In instances where we are considering revoking acceptance, retracting a published article, or issuing an editorial statement of concern, we will contact the corresponding author’s institution during the course of our investigation. As Committee on Publication Ethics (COPE) members, we abide by COPE guidelines in managing investigations of possible misconduct.
Artificial Intelligence (AI) chatbots and Large Language Models (LLMs), including but not limited to, ChatGPT by Open AI, Bard by Google, and Microsoft Bing do not meet the requirements for authorship and, therefore, may not be listed as an author.
Use of AI or LLM programs for the writing of a manuscript (including using them to polish, condense, or otherwise lightly edit the writing), generation of graphical or image elements, or in the collection or analysis of data, should be documented and explained in the “Materials and methods” section of the manuscript. Authors should clearly illustrate which tool was used and its precise usage within the manuscript.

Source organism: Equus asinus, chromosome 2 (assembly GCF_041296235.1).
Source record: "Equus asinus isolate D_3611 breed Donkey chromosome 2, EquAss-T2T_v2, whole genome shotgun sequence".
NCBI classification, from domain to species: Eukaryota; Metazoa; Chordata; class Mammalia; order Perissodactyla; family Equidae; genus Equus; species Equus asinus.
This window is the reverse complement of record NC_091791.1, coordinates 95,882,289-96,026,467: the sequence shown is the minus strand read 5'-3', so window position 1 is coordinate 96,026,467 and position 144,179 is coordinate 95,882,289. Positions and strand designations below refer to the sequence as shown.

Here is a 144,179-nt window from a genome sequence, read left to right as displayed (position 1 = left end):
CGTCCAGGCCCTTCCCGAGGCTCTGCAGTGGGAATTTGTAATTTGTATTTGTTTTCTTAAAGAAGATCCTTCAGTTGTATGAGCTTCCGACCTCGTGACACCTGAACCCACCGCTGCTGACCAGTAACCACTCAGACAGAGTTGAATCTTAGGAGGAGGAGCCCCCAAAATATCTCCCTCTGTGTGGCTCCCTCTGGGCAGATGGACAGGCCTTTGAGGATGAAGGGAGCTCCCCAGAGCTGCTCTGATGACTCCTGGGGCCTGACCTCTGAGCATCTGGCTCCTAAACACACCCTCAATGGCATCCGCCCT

Materials and data sharing
As a condition of publication, authors must make protocols and unique materials (including, but not limited to: cloned DNAs; antibodies; bacterial, animal, or plant cells; and viruses) described in published articles freely available, without undue delay, upon request by researchers, who may use them in their own laboratory only. Researchers are asked to contact the journal’s editorial office if they have difficulty obtaining materials from authors. In such cases, Rockefeller University Press may notify the authors' funders and/or institution and/or publish a formal expression of concern, connected to the published article, stating that researchers have been unable to obtain necessary materials.